How Many Schools/What Type of Schools Do it?
All across the United States, more and more school districts are picking up teacher-mentor programs. Many implement these programs through partnerships with nearby colleges or local teacher unions. Others pair with organizations such as the New Teacher Center or the National Foundation for Improvement of Education. Since teacher retention rates are such a national problem, there are teacher mentor programs in not only public schools but also private, BOCES, and charter schools.
New teacher mentor programs are the sustainable change that school districts everywhere should implement. However, whether you are thinking of being a mentor or a mentee, there are considerations to take in mind before you jump in. For prospective mentors, know that each school district is different in their rules and regulations. For example, in New York City, teachers who want to be mentors must apply to the State for an Initial Certification. Then after one year of mentoring with this certificate, they earn their Professional Certificate. However in order to even be considered for a mentor position, the minimum preferred requirement is 5 years of teaching and excellent soft skills such as commitment, communication/interpersonal skills, and subject matter skills. These requirements vary among states. For prospective teachers, find a state or district that you think you’d fit well with. This will make you more comfortable and confident even before you start.
Tips for Teachers Doing the Mentoring (The Mentors)
1. Ask questions
Check in with your mentee and ask them about their concerns, expectations and needs so both of you are on the same page. This helps create good communication and a healthy relationship. It might be hard at first to earn their trust, but worker relationships take time in any scenario. Don’t get discouraged.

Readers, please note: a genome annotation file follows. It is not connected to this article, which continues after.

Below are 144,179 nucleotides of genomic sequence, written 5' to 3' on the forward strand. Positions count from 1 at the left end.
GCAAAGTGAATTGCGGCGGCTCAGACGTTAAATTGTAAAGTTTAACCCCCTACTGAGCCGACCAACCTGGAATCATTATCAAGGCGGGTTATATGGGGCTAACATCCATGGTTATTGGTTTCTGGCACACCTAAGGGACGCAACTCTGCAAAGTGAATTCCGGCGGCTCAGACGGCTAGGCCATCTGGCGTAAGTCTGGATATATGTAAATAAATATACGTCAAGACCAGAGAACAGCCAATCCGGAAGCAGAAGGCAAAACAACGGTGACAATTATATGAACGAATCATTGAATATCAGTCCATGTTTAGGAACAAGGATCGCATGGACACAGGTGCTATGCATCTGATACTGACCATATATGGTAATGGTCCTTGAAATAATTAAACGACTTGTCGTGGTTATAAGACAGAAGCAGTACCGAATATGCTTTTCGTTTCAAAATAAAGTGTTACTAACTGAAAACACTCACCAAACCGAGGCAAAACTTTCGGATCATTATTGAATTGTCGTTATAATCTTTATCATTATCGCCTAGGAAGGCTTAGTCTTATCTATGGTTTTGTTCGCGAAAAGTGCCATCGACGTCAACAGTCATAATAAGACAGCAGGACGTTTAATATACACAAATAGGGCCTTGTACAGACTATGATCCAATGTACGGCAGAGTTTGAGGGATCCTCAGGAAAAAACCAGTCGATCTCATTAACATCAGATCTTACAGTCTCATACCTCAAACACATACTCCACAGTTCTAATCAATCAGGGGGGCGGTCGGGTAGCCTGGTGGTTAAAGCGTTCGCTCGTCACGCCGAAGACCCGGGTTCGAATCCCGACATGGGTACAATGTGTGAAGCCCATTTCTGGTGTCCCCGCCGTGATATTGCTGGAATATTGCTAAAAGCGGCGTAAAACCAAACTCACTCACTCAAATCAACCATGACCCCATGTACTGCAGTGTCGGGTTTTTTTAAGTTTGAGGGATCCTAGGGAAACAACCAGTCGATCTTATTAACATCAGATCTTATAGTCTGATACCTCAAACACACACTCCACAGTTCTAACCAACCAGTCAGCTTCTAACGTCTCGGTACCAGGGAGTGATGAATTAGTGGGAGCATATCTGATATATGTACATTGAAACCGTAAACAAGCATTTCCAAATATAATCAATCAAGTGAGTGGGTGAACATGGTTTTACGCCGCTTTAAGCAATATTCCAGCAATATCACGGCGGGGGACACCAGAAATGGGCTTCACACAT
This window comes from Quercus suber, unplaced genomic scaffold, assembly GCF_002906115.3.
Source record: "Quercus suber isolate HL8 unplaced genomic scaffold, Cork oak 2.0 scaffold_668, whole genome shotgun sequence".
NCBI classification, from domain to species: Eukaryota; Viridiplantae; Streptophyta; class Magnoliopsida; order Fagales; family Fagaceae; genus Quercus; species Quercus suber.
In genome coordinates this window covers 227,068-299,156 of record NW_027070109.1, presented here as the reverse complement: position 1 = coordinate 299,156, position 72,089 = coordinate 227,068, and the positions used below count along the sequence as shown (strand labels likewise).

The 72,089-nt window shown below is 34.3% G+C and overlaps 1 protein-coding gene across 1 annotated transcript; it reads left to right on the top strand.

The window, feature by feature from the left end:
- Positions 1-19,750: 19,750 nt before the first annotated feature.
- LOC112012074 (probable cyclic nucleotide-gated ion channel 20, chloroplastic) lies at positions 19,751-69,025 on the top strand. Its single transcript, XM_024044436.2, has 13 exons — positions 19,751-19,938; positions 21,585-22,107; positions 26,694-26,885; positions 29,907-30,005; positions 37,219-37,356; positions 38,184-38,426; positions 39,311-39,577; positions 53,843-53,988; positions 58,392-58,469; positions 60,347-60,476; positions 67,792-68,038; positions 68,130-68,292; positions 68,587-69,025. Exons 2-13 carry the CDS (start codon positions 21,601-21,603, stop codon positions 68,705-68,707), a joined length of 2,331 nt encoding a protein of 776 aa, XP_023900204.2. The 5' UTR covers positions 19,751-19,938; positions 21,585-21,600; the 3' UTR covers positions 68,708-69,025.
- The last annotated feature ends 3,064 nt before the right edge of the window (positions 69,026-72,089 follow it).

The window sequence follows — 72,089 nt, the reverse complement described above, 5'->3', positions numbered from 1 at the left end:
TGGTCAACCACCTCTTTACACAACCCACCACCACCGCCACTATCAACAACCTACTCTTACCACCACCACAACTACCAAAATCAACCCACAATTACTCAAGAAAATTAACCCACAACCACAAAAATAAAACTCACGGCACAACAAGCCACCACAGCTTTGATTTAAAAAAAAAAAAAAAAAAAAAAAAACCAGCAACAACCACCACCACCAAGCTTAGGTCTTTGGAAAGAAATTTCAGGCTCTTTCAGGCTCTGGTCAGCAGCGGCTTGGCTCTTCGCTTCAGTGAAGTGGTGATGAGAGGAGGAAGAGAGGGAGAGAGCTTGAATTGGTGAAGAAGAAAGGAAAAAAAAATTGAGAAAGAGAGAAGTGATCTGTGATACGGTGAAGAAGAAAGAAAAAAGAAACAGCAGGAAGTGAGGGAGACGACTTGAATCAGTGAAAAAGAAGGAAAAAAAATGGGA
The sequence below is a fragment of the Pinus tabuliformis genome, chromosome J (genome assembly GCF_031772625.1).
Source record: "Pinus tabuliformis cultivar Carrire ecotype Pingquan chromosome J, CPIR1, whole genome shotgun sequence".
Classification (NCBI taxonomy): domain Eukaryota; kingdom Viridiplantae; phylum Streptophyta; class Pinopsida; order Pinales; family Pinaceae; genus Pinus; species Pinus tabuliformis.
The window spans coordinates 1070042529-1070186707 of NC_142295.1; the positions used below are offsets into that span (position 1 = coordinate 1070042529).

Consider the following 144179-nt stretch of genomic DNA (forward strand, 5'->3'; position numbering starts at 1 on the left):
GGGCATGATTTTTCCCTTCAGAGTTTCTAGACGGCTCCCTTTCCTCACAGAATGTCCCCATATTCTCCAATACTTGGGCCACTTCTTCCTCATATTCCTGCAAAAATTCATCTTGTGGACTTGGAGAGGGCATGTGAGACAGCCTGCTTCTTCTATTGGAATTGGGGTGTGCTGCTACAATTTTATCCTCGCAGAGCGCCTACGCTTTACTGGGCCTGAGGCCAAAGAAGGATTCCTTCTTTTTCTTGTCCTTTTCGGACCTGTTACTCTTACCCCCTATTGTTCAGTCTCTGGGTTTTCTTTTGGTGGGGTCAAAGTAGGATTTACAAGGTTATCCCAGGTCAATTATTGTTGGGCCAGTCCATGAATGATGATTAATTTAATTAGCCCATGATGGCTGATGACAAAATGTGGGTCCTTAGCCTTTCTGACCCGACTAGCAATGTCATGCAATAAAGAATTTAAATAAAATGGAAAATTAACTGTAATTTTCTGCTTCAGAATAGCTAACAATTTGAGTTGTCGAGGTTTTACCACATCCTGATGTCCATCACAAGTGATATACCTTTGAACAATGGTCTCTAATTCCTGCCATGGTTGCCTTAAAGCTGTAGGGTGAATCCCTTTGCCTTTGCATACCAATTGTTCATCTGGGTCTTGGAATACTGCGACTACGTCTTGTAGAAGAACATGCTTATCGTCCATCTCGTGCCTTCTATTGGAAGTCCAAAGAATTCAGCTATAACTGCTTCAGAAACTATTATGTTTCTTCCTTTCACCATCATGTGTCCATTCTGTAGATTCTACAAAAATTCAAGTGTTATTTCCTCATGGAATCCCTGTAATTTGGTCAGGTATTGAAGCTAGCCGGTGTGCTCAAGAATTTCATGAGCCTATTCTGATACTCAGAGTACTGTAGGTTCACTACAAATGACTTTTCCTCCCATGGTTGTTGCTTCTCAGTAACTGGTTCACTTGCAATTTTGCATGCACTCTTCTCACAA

2. Be Non-judgemental and Supportive
There are many pathways to success and new teachers may have different teaching styles. Give advice from your expertise but do not constrict or force new teachers into any corners.
3. Co-teach with the new teacher
Co-teaching is a great way for them to see the standards set within a classroom and the teaching strategies that you implement. It also gives you a chance to understand what they are and are not comfortable with which provides the opportunity to see growth and progress in your mentee.
Tips For New Teachers To Get The Most Out Of Their Mentorship
1. Express Your Opinion
Your mentor is your teacher, and as the saying goes “there is no such thing as a stupid question.” Your job is to get to know your environment and how to work in balance with it. Asking questions allows you to understand your position better and reduce any future mistakes.
2. Identify Problems
Finding trouble spots early on can help out in the long run. If you identify any small problems now, you can fix them or adapt to them before they become major issues.
3. Be Confident
Yes, this is a new job, but all new jobs are overwhelming. You do have support whenever you need it. This is why the mentor program is in place, so you are supported along this new journey. You’re teaching generations of children and changing the future, take pride in your work!